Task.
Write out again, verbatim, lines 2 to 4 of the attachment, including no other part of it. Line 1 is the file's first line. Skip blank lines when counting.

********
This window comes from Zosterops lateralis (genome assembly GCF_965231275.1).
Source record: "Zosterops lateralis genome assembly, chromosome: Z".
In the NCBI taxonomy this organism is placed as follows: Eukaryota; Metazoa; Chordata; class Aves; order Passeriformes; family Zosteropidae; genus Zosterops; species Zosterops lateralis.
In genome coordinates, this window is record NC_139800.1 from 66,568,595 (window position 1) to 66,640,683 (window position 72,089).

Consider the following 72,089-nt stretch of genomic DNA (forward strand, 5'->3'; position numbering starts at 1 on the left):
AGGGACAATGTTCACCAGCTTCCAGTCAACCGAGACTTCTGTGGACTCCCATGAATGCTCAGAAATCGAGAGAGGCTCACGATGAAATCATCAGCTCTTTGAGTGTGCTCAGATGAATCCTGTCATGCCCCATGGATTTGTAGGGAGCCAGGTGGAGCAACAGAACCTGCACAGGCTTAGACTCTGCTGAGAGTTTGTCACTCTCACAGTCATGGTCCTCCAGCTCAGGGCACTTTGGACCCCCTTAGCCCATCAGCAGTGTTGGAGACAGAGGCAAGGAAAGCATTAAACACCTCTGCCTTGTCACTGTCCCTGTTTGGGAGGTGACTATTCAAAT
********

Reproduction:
Source record: "Zosterops lateralis genome assembly, chromosome: Z".
In the NCBI taxonomy this organism is placed as follows: Eukaryota; Metazoa; Chordata; class Aves; order Passeriformes; family Zosteropidae; genus Zosterops; species Zosterops lateralis.
In genome coordinates, this window is record NC_139800.1 from 66,568,595 (window position 1) to 66,640,683 (window position 72,089).